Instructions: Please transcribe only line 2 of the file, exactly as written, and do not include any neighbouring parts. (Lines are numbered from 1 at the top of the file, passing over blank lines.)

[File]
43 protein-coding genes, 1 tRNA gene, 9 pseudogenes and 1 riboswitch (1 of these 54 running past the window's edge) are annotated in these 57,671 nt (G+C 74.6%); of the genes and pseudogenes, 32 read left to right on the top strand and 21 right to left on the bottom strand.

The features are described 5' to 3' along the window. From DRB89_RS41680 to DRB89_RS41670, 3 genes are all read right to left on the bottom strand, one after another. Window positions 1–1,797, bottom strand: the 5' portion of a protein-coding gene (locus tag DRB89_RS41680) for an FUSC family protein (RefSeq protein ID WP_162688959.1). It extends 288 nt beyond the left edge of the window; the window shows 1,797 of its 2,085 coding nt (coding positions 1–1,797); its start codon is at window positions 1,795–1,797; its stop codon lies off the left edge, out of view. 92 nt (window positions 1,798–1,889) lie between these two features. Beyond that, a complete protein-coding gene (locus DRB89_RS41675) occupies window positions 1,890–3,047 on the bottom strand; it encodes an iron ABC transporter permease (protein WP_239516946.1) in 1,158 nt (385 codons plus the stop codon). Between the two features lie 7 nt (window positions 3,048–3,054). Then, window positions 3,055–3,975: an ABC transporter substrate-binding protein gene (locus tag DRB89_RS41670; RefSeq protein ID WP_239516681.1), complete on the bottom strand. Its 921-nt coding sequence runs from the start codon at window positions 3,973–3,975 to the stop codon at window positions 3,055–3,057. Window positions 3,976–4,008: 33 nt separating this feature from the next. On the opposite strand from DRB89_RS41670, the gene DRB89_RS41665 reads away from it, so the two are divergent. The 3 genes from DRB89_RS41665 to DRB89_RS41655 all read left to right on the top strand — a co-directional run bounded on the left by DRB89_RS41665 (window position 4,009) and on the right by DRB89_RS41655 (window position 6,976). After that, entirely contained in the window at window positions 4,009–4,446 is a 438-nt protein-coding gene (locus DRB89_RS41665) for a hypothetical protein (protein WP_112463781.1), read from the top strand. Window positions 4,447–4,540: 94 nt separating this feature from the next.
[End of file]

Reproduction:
The features are described 5' to 3' along the window. From DRB89_RS41680 to DRB89_RS41670, 3 genes are all read right to left on the bottom strand, one after another. Window positions 1–1,797, bottom strand: the 5' portion of a protein-coding gene (locus tag DRB89_RS41680) for an FUSC family protein (RefSeq protein ID WP_162688959.1). It extends 288 nt beyond the left edge of the window; the window shows 1,797 of its 2,085 coding nt (coding positions 1–1,797); its start codon is at window positions 1,795–1,797; its stop codon lies off the left edge, out of view. 92 nt (window positions 1,798–1,889) lie between these two features. Beyond that, a complete protein-coding gene (locus DRB89_RS41675) occupies window positions 1,890–3,047 on the bottom strand; it encodes an iron ABC transporter permease (protein WP_239516946.1) in 1,158 nt (385 codons plus the stop codon). Between the two features lie 7 nt (window positions 3,048–3,054). Then, window positions 3,055–3,975: an ABC transporter substrate-binding protein gene (locus tag DRB89_RS41670; RefSeq protein ID WP_239516681.1), complete on the bottom strand. Its 921-nt coding sequence runs from the start codon at window positions 3,973–3,975 to the stop codon at window positions 3,055–3,057. Window positions 3,976–4,008: 33 nt separating this feature from the next. On the opposite strand from DRB89_RS41670, the gene DRB89_RS41665 reads away from it, so the two are divergent. The 3 genes from DRB89_RS41665 to DRB89_RS41655 all read left to right on the top strand — a co-directional run bounded on the left by DRB89_RS41665 (window position 4,009) and on the right by DRB89_RS41655 (window position 6,976). After that, entirely contained in the window at window positions 4,009–4,446 is a 438-nt protein-coding gene (locus DRB89_RS41665) for a hypothetical protein (protein WP_112463781.1), read from the top strand. Window positions 4,447–4,540: 94 nt separating this feature from the next.